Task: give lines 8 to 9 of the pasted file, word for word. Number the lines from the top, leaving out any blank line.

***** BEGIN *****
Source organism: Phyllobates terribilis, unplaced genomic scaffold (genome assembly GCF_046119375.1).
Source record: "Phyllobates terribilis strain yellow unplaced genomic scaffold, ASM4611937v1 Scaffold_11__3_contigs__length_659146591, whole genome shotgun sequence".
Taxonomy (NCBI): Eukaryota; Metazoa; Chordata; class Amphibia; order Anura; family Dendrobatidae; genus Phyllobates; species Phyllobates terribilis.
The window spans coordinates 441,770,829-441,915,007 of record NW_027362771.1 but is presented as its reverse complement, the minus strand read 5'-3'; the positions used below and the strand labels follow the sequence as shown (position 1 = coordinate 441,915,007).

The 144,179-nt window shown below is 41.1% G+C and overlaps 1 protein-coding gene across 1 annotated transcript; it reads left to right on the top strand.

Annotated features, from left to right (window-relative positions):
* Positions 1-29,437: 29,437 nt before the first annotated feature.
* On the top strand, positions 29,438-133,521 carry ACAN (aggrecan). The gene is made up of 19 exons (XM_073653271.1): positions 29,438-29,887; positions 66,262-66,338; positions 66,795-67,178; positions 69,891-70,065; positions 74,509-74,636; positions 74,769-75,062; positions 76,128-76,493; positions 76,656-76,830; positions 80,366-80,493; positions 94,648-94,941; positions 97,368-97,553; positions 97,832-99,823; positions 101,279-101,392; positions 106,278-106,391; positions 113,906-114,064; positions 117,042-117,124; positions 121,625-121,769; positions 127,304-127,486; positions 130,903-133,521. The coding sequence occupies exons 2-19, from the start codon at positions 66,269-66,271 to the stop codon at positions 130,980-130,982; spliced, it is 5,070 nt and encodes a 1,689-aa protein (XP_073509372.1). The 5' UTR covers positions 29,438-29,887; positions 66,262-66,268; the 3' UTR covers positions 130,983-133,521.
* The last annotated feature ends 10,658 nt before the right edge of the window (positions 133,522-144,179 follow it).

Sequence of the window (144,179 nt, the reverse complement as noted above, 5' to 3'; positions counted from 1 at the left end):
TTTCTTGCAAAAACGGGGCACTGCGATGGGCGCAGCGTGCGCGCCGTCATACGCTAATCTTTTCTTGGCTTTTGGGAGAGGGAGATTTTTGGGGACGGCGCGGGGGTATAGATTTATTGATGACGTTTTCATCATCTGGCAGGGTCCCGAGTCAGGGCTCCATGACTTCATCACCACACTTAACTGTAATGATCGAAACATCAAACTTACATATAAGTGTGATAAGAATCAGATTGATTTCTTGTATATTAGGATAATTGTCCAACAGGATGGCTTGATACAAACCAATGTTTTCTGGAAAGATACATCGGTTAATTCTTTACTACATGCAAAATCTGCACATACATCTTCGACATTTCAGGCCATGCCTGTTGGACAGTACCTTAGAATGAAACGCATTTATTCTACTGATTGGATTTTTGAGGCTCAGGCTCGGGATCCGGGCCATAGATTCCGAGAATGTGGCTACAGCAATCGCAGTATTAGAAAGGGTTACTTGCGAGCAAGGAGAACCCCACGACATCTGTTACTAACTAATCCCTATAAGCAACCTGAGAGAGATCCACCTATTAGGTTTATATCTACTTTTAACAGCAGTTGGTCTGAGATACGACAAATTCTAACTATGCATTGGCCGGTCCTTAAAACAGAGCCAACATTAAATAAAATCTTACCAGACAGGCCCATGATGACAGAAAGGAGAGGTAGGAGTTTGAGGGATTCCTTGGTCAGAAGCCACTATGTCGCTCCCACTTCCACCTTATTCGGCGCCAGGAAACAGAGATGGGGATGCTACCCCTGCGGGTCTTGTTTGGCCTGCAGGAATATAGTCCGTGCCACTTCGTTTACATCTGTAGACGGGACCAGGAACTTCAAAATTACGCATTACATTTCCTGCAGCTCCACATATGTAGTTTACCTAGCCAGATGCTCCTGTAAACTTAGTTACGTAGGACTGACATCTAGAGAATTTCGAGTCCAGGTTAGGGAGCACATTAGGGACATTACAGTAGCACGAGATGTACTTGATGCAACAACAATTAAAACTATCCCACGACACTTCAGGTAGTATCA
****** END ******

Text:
* On the top strand, positions 29,438-133,521 carry ACAN (aggrecan). The gene is made up of 19 exons (XM_073653271.1): positions 29,438-29,887; positions 66,262-66,338; positions 66,795-67,178; positions 69,891-70,065; positions 74,509-74,636; positions 74,769-75,062; positions 76,128-76,493; positions 76,656-76,830; positions 80,366-80,493; positions 94,648-94,941; positions 97,368-97,553; positions 97,832-99,823; positions 101,279-101,392; positions 106,278-106,391; positions 113,906-114,064; positions 117,042-117,124; positions 121,625-121,769; positions 127,304-127,486; positions 130,903-133,521. The coding sequence occupies exons 2-19, from the start codon at positions 66,269-66,271 to the stop codon at positions 130,980-130,982; spliced, it is 5,070 nt and encodes a 1,689-aa protein (XP_073509372.1). The 5' UTR covers positions 29,438-29,887; positions 66,262-66,268; the 3' UTR covers positions 130,983-133,521.
* The last annotated feature ends 10,658 nt before the right edge of the window (positions 133,522-144,179 follow it).